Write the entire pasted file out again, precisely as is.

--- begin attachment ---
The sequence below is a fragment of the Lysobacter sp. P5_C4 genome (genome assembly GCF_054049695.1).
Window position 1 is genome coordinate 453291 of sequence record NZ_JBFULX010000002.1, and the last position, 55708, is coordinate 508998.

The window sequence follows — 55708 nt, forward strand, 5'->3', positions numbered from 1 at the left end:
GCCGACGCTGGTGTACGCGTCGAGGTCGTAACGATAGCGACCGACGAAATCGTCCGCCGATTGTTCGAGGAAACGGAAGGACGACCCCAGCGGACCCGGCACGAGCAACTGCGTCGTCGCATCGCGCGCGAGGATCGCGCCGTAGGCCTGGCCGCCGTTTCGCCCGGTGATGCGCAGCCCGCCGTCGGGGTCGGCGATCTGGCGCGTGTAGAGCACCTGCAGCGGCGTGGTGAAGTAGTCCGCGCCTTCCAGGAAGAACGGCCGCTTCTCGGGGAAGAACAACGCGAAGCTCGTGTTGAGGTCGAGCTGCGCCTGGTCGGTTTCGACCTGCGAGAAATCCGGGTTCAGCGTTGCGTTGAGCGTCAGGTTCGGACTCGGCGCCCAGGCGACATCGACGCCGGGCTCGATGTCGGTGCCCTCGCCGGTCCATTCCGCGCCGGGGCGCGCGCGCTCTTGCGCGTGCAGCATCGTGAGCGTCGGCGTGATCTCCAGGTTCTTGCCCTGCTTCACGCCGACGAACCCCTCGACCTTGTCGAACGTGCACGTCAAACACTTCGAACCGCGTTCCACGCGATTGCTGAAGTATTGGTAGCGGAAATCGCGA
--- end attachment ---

The sequence below is a fragment of the Lysobacter sp. P5_C4 genome (genome assembly GCF_054049695.1).
Window position 1 is genome coordinate 453291 of sequence record NZ_JBFULX010000002.1, and the last position, 55708, is coordinate 508998.

The window sequence follows — 55708 nt, forward strand, 5'->3', positions numbered from 1 at the left end:
GCCGACGCTGGTGTACGCGTCGAGGTCGTAACGATAGCGACCGACGAAATCGTCCGCCGATTGTTCGAGGAAACGGAAGGACGACCCCAGCGGACCCGGCACGAGCAACTGCGTCGTCGCATCGCGCGCGAGGATCGCGCCGTAGGCCTGGCCGCCGTTTCGCCCGGTGATGCGCAGCCCGCCGTCGGGGTCGGCGATCTGGCGCGTGTAGAGCACCTGCAGCGGCGTGGTGAAGTAGTCCGCGCCTTCCAGGAAGAACGGCCGCTTCTCGGGGAAGAACAACGCGAAGCTCGTGTTGAGGTCGAGCTGCGCCTGGTCGGTTTCGACCTGCGAGAAATCCGGGTTCAGCGTTGCGTTGAGCGTCAGGTTCGGACTCGGCGCCCAGGCGACATCGACGCCGGGCTCGATGTCGGTGCCCTCGCCGGTCCATTCCGCGCCGGGGCGCGCGCGCTCTTGCGCGTGCAGCATCGTGAGCGTCGGCGTGATCTCCAGGTTCTTGCCCTGCTTCACGCCGACGAACCCCTCGACCTTGTCGAACGTGCACGTCAAACACTTCGAACCGCGTTCCACGCGATTGCTGAAGTATTGGTAGCGGAAATCGCGA